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Wheeler's decision still 'playing in my head'

Phillies newcomer's wife expecting couple's first child this month
@ToddZolecki
July 5, 2020

PHILADELPHIA -- For the moment, Phillies right-hander Zack Wheeler plans to play. He considered the alternative. He needed to. Wheeler’s wife Dominique is due to deliver their first child later this month, which places her in a high-risk group with COVID-19. “Yeah, definitely,” Wheeler said Sunday afternoon on a Zoom

PHILADELPHIA -- For the moment, Phillies right-hander Zack Wheeler plans to play.

He considered the alternative. He needed to. Wheeler’s wife Dominique is due to deliver their first child later this month, which places her in a high-risk group with COVID-19.

“Yeah, definitely,” Wheeler said Sunday afternoon on a Zoom call with reporters. “We just have to see how things are here at the field and at the stadium. I'm happy with what I see so far. But things could change, especially once our baby’s born. I always think about what’s going on around me. Is it safe? Is it OK? Literally every single day. I have to just ask myself that. I’m going to continue to keep asking myself that every day.

“It’s a very difficult decision. It’s something that is still playing in my head. I have to be very careful here at the field, outside of the field, wherever I go. The baby’s and Dominique’s health are most important to me. So whatever I can do to make sure they are safe, that is the No. 1 goal for me. Baseball comes after that.”

Opening Day is July 23 or 24. Wheeler’s wife is due about that time. He will take three days of paternity leave. Once he returns, he needs to take a COVID-19 test. If he is cleared to rejoin the team, he will need at least a couple days to throw.

“It’s going to set me back a start or two, more than likely, but that’s just off the top of my head,” Wheeler said. “It’s something that we are definitely going to have to talk about it a little bit further into it and just get that figured out, ironed out.”

Right-hander Aaron Nola has not been in camp, and while the Phillies have offered no explanation why, manager Joe Girardi asked reporters Sunday not to assume a player has tested positive for COVID-19 just because they have not been in camp.

But Girardi acknowledged it is possible that the Phillies could be without their top two starters the first week of the season.

“Oh, I think that’s possible,” Girardi said. “I think it’s unpredictable when you have a due date, exactly when it’s going to come. You’d like to say it’s going to be the 25th, if that’s the date they’re given. But we’ve all been through enough of [this] that it’s not always on the exact date that they predict. As far as Aaron, I think we have to see where he’s at when he gets back with us. There are some concerns because he’s missed the first few days and probably would have thrown a live BP at this point, or at least a couple bullpens. We’ve just got to see where he’s at.”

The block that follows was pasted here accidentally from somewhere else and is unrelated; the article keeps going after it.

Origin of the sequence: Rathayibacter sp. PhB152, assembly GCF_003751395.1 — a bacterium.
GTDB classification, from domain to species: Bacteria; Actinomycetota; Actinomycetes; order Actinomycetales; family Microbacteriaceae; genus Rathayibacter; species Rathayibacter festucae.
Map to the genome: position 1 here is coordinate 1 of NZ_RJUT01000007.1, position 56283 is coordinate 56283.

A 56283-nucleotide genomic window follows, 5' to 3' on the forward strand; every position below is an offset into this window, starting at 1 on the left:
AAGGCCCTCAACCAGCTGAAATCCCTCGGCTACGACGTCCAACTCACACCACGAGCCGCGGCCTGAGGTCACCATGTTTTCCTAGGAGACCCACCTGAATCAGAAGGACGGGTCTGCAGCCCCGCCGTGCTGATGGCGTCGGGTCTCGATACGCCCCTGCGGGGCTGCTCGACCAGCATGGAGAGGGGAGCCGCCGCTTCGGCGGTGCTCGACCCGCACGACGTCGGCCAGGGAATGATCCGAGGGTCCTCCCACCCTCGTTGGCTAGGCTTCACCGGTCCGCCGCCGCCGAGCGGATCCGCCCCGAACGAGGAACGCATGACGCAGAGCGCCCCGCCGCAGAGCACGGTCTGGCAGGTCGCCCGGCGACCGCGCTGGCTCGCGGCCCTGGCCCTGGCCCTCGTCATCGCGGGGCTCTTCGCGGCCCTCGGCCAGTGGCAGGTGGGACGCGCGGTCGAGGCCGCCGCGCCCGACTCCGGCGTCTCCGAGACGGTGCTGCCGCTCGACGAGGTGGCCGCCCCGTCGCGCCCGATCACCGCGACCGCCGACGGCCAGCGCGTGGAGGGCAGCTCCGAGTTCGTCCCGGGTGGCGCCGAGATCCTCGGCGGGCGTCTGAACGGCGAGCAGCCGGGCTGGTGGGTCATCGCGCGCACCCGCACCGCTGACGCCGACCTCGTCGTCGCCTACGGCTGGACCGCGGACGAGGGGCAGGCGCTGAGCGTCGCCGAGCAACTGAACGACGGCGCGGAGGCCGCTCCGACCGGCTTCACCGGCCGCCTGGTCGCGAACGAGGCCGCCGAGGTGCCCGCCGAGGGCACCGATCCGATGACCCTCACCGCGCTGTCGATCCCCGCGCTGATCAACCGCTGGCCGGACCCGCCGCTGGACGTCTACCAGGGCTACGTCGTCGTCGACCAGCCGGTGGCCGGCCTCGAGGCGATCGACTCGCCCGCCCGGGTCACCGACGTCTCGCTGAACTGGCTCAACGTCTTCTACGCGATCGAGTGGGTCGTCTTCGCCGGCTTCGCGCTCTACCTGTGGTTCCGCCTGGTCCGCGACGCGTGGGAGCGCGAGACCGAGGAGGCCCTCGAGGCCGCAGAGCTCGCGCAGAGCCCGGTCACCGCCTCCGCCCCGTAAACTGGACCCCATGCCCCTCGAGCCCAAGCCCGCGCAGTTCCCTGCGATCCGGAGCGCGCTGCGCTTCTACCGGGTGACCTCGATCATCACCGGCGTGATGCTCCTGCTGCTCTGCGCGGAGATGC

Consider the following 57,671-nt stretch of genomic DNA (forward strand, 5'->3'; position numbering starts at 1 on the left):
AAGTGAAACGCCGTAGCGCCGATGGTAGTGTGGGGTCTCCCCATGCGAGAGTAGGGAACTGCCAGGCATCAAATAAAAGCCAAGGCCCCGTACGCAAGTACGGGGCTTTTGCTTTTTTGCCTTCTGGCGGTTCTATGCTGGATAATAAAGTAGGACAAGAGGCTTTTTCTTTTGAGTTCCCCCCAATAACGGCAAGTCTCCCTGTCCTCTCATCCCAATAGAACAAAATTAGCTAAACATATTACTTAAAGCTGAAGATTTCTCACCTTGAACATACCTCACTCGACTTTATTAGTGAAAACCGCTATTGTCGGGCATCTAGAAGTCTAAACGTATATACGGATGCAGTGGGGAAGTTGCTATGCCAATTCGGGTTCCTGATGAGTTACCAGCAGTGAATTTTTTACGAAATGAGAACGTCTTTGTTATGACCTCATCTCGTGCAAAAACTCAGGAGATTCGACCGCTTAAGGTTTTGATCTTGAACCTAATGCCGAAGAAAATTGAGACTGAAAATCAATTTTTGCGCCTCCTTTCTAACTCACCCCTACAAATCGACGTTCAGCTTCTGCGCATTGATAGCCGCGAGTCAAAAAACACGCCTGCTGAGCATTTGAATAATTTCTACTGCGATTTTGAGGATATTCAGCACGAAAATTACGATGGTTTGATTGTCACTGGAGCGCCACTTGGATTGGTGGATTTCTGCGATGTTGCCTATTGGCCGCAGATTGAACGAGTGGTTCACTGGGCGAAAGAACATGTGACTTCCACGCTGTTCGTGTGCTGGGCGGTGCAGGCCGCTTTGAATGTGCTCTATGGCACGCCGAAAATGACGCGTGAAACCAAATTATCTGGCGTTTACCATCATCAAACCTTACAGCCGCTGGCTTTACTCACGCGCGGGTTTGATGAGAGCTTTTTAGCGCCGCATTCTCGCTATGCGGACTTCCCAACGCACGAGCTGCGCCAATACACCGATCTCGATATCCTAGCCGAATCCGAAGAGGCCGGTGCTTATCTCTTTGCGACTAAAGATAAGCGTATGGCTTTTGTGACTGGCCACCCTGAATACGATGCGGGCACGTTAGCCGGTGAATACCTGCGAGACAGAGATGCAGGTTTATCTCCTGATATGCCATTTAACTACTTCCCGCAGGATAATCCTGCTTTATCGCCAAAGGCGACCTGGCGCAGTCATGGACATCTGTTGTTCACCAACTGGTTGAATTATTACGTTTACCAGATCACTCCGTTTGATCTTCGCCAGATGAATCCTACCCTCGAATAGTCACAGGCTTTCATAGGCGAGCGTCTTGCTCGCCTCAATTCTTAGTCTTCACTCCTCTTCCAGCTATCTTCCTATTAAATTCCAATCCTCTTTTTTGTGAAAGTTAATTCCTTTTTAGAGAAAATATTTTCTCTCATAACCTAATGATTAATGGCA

If Nola is cleared to play, he is expected to pitch. Wheeler’s situation is much different.

“Out there on the mound, in between the lines, that’s my concern,” Wheeler said. “That’s my concern when I’m out there, getting guys out, getting some swings and misses, and just pitching. As soon as I’m done with that, my first thought is, ‘How’s Dominique doing?’ Immediately contacting her and finding out how she’s doing.

“When I first got here, I wasn’t sure if I was going to continue or not. But I wanted to get here and see how everything was kind of flowing and what everybody was doing and if guys were being responsible and everything. We’ve got a good group of guys here that I believe are being responsible. I feel safe as of now. I sort of check myself every day and ask myself that question. If I feel like it’s not safe or things are sort of getting out of hand, maybe I’ll think about it a little bit more, but Joe has control of the clubhouse and he’s doing a nice job right now. The training staff is doing a very nice job. They’re working hard keeping everybody safe.”

Wheeler will continue to wear a mask whenever he is in public. He will continue to wash or sanitize his hands, even after he touches baseballs at the ballpark.

“Whatever I can do to keep my family safe, that’s what I’m going to do,” he said.

Todd Zolecki has covered the Phillies since 2003, and for MLB.com since 2009. Follow him on Twitter and Facebook .